Benn Gunn’s smokin’ hot award

June 13, 2014

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Rock Gunn turns to country

With award-winning results


FINDING your own niche when entering the world of live stage performance can be a little daunting especially when you are not quite sure where your talents could best be showcased.

MO Award Slim Dusty Country Artist of the Year Benn Gunn.

For this year’s recipient of the Slim Dusty Country Artist of the Year MO Award BENN GUNN the journey of discovery began singing in a rock band at Sydney venues as a teenager in the 1990s.

Then Benn’s country upbringing around the areas of Dubbo, Forbes and Parkes in western New South Wales and early country music influences from both Australia and America kicked in and life as a rock `star’ was replaced with a new and exciting country sound that has been winning awards ever since.

“I went from being known as `The Gunn’ on the rock stage to `Benn Gunn’ the country performer … and I’m so glad I did,” said Benn.

“Living in rural Australia I grew up with country music on the radio … Kenny Rogers, John Williamson, Slim Dusty were my early influences. I guess, when I think about, it was a natural progression to want to sing country and I’ve always loved writing my own songs too. But when I was just starting out I was keen to experiment with different sounds before people had a chance to pigeon hole me into just one genre.”

Nashville here I come

However, when the country music bug hit, Benn’s first move was to travel to Nashville, USA, to check out the American country music scene firsthand. “I arrived just in time for the Country Music Awards (CMA) fanfare and saw some big name artists including our own Keith Urban.

On his return home in 2008 Benn tried out for the Tamworth Country Music Starmaker Quest and attended the College of Country Music Australia and he has been hooked on it ever since. “The college was a great networking opportunity for me. I met some great musicians and ended up recording my first solo album Keep on Drivin’ with one of the teachers.”

All of a sudden Benn began to feel part of a vital music culture that was acknowledged and applauded throughout the country. “There wasn’t a structure or support for what I first did in Sydney but country music had a structure and you could see the benchmarks and start to achieve them,” he said.

Benn admits his music still leans towards more of an Australian country rock feel. “I still see myself as the guy doing the late nights in the once smoky bars like an Australian version of the Honky Tonks. That image has helped me along the way.”

Popular at B&S Balls

His performances are in great demand at country events including the now famous Bachelor and Spinster (B&S) Balls which are regarded as almost a culture of their own within bush societies. “Events such as these boost revenue in rural communities and it tremendous to be a part of it all.”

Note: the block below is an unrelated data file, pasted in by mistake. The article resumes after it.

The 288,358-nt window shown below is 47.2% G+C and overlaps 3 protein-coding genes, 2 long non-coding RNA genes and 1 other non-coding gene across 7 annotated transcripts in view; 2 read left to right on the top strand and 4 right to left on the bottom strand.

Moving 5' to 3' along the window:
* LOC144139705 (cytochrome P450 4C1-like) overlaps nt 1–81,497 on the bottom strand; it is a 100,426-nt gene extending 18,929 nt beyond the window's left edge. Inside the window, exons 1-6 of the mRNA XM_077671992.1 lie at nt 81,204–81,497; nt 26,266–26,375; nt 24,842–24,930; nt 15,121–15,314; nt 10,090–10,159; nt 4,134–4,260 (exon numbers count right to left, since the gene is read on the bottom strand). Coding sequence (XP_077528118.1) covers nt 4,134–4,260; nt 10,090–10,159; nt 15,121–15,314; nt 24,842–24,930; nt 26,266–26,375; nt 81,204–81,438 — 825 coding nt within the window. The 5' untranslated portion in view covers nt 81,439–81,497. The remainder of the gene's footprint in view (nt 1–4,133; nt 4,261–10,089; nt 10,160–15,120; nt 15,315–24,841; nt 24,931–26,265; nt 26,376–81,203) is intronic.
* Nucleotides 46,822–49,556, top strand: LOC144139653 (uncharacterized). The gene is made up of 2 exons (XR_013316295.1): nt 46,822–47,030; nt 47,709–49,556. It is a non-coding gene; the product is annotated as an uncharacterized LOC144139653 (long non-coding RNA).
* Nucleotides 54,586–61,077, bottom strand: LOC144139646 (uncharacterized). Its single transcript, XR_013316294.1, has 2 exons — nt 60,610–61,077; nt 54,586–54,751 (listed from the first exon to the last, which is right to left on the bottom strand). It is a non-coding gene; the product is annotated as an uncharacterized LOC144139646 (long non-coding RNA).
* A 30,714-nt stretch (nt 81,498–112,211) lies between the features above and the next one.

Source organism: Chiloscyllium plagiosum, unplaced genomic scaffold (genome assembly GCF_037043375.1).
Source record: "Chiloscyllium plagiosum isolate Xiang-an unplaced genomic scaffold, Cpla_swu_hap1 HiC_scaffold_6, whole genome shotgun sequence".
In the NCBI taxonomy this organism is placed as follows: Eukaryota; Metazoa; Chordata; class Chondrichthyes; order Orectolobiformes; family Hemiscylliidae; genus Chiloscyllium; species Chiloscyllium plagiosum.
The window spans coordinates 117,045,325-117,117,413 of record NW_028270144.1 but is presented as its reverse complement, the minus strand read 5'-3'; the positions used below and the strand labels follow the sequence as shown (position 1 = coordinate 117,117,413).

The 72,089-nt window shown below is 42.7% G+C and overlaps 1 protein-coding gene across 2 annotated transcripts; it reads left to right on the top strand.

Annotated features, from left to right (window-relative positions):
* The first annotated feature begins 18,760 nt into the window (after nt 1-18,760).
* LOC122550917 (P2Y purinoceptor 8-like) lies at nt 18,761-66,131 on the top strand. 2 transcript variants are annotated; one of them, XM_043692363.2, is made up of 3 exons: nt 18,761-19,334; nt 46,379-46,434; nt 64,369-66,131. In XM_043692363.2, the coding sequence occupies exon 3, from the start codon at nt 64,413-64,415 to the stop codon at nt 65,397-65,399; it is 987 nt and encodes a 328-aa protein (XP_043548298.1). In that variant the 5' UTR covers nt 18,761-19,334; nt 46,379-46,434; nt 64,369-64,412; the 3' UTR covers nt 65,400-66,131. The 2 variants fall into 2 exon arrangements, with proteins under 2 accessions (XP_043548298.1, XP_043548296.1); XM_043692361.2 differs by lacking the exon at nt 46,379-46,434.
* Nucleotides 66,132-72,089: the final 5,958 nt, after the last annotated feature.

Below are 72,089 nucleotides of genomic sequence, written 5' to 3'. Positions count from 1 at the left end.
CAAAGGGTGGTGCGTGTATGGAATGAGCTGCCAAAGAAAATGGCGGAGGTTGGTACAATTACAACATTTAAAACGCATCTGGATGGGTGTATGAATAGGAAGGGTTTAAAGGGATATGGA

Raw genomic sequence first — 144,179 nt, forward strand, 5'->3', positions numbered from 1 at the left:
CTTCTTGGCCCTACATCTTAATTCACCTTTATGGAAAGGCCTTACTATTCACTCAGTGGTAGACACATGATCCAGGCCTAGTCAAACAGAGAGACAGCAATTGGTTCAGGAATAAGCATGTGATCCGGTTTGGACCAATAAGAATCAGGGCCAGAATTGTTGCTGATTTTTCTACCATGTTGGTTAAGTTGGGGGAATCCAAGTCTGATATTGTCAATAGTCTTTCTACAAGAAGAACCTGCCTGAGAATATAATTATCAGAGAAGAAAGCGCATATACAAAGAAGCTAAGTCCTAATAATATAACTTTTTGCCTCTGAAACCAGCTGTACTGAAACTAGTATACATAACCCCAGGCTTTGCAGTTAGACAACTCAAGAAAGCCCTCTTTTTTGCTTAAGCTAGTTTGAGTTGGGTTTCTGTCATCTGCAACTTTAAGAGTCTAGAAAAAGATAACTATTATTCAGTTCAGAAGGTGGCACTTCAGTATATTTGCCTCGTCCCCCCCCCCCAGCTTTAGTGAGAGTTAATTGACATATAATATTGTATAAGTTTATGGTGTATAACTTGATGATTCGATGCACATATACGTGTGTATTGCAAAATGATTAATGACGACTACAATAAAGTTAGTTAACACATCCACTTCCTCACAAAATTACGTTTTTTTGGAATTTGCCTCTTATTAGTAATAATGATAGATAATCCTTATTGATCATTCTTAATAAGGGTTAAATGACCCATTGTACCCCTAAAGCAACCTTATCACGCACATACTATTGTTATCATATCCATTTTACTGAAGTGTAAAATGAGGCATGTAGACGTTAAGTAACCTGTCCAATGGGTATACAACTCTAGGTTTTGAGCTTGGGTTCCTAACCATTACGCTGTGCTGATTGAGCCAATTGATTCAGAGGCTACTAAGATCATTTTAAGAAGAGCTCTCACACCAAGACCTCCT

Benn is currently filming for the pre-release of his next single `Girls like Guys with Trucks’ scheduled to be cut in August for a September/October release.

It’s one of over 100 songs he has written since he first put pen to paper as a young teenager. “I love the craft of songwriting especially country music although I am my own toughest critic.”

Benn says what he likes most is the way country music tells a story, almost conversational and most relate directly to culture … “for me its Australian culture”.

Writing about Aussie culture

His first Victorian Country Music Award as a Rising Star was received for his `Rawsonville Road’ release which was inspired by his life growing up in rural Australia between Dubbo and Narrabri on a farm owned by his uncle and aunty.

“The last verse is about a family feud that broke all ties between me and Rawsonville Road. There’s no going back but I wrote the song as a tribute to the great memories we shared.”

While the 37-year-old singer with the big country hat enjoys nothing better than touring his show for fans around the nation he is also keen to pursue a career in America where he is signed to a label and is currently co-producing an album with hit US songwriter Jason Matthews in Nashville.

Jason has written singles for the likes of Randy Travis and Travis Tritt as well as penning the hit song `Doing Something Right’ for Billy Carrington.

Uniquely Australian

Benn says he also admires the songwriting talents of peers such as Lee Kernaghan and John Williamson because they are so authentically Australian. “Like them, I would like to blaze my own trail and be unique in that. I have a strong American influence to the style I play but my experiences are uniquely Australian.” This includes a love of surfing and fishing.

As for his latest accolade presented at the Australian Entertainment Awards a few weeks ago Benn said he was not expecting to win in a category that included high profile performers including Beccy Cole, Kel-Anne Brandt, Nicki Gillis, Snowy Robson and Wayne Horsburgh.

“I considered myself a dark horse but to be recognised by my peers in this way was simply fantastic. Being an independent artist my attitude has always been hard work, don’t pay too much attention to the politics of the industry, just put my efforts into carving my own trail. I go out, get gigs and perform. My motto is one fan at a time. I focus on them.”

With Benn performing over 150 shows a year there should be plenty of opportunities to see him live doing what he does best!



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